Let’s get something out of the way first: Baby Groot sucks and completely overstays his welcome in Guardians Of The Galaxy Vol. 2.
I promise you, every reviewer has probably thought this, I’m probably the only one reckless enough to say it, but, damn it, Groot’s gotta go. He started as a fun diversion, but his inclusion quickly became forced, onerous, and outright annoying. James Gunn (writer, director) seems overconfident in how he wrote Groot’s scenes, resorting to the same punchlines on multiple occasions, and just can’t recreate the iconoclastic fervor that made the talking tree a pop-culture phenomenon in the first Guardians Of The Galaxy. This Groot problem is representative of many of the film’s drawbacks, but more on that later.
Aside from that, though, Guardians Of The Galaxy Vol. 2 is a welcome return for Peter Quill aka Star-Lord and company that boasts arguably the best villains, character arcs, and third act of any Marvel Studios movie to date.
Story wise, Guardians Vol. 2 plays out like the second arc of any given team comic book. It’s the “cool down” arc after the team comes together, wallops on their first big bad, and gets matching uniforms that the writer uses to explore the psyche of the characters, establish some interpersonal dynamics, and lay the groundwork for the arcs left to come. Volume 2 is a roaring success in that respect! Quill (Chris Pratt) gets a chance to probe his parental issues, Drax (Dave Bautista) puts some substance behind his tough guy shtick, Rocket (Bradley Cooper) wonders why he’s such an asshole, while Gamora (Zoe Saldana) and Nebula (Karen Gillan) low-key give us the most emotionally powerful scene in all of the MCU. Spoiler, Karen Gillan will no longer be referred to “oh that blue girl!” after this movie.
This isn’t just a big budget therapy session though. Gunn directs this cavalcade of emotions in the context of a delightfully manic hurricane of action sequences, breathtaking CGI backdrops, and David Hasselhoff references. There’s a giant tentacle monster, a race of golden aliens, sentient planets, and a lovingly rendered young, CGI Kurt Russel that made my mom yell “oh shit!” in the middle of the theater.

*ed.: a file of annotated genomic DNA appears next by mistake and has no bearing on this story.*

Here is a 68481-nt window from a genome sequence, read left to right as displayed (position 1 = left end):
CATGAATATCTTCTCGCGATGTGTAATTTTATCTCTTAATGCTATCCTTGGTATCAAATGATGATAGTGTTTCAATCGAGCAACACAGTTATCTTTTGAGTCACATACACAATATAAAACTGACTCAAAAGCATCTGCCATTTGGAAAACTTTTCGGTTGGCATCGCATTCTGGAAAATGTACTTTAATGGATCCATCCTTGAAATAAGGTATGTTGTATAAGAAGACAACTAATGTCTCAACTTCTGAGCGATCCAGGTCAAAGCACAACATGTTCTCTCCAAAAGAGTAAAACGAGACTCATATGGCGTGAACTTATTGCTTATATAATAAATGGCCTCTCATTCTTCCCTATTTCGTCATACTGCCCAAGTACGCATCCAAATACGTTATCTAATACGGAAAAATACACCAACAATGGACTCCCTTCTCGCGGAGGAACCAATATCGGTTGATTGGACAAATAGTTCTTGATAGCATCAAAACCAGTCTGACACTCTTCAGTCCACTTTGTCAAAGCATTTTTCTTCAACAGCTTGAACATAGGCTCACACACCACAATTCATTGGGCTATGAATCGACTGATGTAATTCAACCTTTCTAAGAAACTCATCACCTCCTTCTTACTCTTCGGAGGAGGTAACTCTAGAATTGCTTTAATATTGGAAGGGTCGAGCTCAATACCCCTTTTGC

The movie is truly a 2 hour and 17 minute masterclass of how to incorporate CGI into films, but, again, what elevates the movie is Gunn’s writing and direction. With all that Disney money funding the movie, it would have been very easy for Gunn to just throw together a long string of CGI set pieces to dazzle the audience a la Doctor Strange, but Gunn is able to leash that impulse and let the character drama drive the story. Gunn ensures that the visual effects are nothing more than an outward extension of our heroes internal conflicts; external crucibles that allow them to rationalize their internal struggles. In other words, it’s not spectacle for spectacle’s sake and is incredibly more insightful than many of Hollywood’s more recent CGI-fests.
Nothing better edifies that than the film’s villains and third act. I’m no snitch and I’m not going to spoil anything about the movie, but in my vaguest and most loving terms, Gunn gives us the best MCU villain since Loki. The villain is expertly crafted, completely rationalized, and is a profound and grave challenge that our heroes must overcome in order to better themselves and the world around them. Granted, that’s a basic competency that any villain in any type of fiction should meet, but also remember we’ve had to live through Ivan Vanko and his bird in Iron Man 2. The drama, the action, and the villain then bring the film to a fearless, awe-inspiring, emotionally battering crescendo that truly solidifies the Guardians Of The Galaxy films among the superhero genre;s finest.
So, why was I so mad at Groot in the first paragraph? Well, everything I’ve mentioned so fills up about two-thirds of the movie and it’s phenomenal. But that last third is littered with flat, pointless jokes that seemingly only James Gunn and maybe Kevin Feige thought were funny. I’ve already alluded to the Baby Groot stuff, but that’s just skimming the surface. There are a great many instances of James Gunn trying to trying so damn hard to catch lightning in a bottle again that he lost sight of his own comedic sensibilities and timing.
For example, there’s a joke about a background Ravager’s name that is only barely amusing, but it gets about five minutes of screen time. The name is constantly brought up over the course of the second act and prompting not a single chuckle from my opening night theater crowd. The comedy in first was effortless, organic, and viral. So much of the comedy in Vol. 2 was overthought, manufactured, and borderline arrogant in thinking it would suffice.
Volume 2 has many fantastic performances, character moments, and intentions and will stand alongside Marvel’s best. However, the humor isn’t nearly as strong as it was in the first and often feels awkward and forced. Still, it does set the stage for Vol. 3 very well and I am very excited to see where the franchise goes from here.